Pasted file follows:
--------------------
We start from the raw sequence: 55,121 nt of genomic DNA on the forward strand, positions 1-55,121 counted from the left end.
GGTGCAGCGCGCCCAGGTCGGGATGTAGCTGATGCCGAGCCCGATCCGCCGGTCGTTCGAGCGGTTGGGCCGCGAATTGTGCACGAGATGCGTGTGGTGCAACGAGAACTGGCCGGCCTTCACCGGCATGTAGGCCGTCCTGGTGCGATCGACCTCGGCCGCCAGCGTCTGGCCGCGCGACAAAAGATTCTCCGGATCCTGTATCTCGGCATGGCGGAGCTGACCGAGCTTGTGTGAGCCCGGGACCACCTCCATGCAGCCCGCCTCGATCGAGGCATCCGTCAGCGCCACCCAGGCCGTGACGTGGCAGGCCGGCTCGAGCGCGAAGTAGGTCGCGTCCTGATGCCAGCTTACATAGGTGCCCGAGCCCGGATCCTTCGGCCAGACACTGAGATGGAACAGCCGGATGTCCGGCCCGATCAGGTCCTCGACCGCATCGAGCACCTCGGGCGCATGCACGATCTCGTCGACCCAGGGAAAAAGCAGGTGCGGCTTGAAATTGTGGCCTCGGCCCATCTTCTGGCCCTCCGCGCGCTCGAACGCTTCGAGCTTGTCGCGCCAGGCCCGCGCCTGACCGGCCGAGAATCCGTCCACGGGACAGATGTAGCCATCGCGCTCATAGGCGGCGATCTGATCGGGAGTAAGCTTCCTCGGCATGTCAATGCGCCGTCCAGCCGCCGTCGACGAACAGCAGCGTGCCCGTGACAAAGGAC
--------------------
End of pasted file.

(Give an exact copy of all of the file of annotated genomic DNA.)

We start from the raw sequence: 55,121 nt of genomic DNA on the forward strand, positions 1-55,121 counted from the left end.
GGTGCAGCGCGCCCAGGTCGGGATGTAGCTGATGCCGAGCCCGATCCGCCGGTCGTTCGAGCGGTTGGGCCGCGAATTGTGCACGAGATGCGTGTGGTGCAACGAGAACTGGCCGGCCTTCACCGGCATGTAGGCCGTCCTGGTGCGATCGACCTCGGCCGCCAGCGTCTGGCCGCGCGACAAAAGATTCTCCGGATCCTGTATCTCGGCATGGCGGAGCTGACCGAGCTTGTGTGAGCCCGGGACCACCTCCATGCAGCCCGCCTCGATCGAGGCATCCGTCAGCGCCACCCAGGCCGTGACGTGGCAGGCCGGCTCGAGCGCGAAGTAGGTCGCGTCCTGATGCCAGCTTACATAGGTGCCCGAGCCCGGATCCTTCGGCCAGACACTGAGATGGAACAGCCGGATGTCCGGCCCGATCAGGTCCTCGACCGCATCGAGCACCTCGGGCGCATGCACGATCTCGTCGACCCAGGGAAAAAGCAGGTGCGGCTTGAAATTGTGGCCTCGGCCCATCTTCTGGCCCTCCGCGCGCTCGAACGCTTCGAGCTTGTCGCGCCAGGCCCGCGCCTGACCGGCCGAGAATCCGTCCACGGGACAGATGTAGCCATCGCGCTCATAGGCGGCGATCTGATCGGGAGTAAGCTTCCTCGGCATGTCAATGCGCCGTCCAGCCGCCGTCGACGAACAGCAGCGTGCCCGTGACAAAGGAC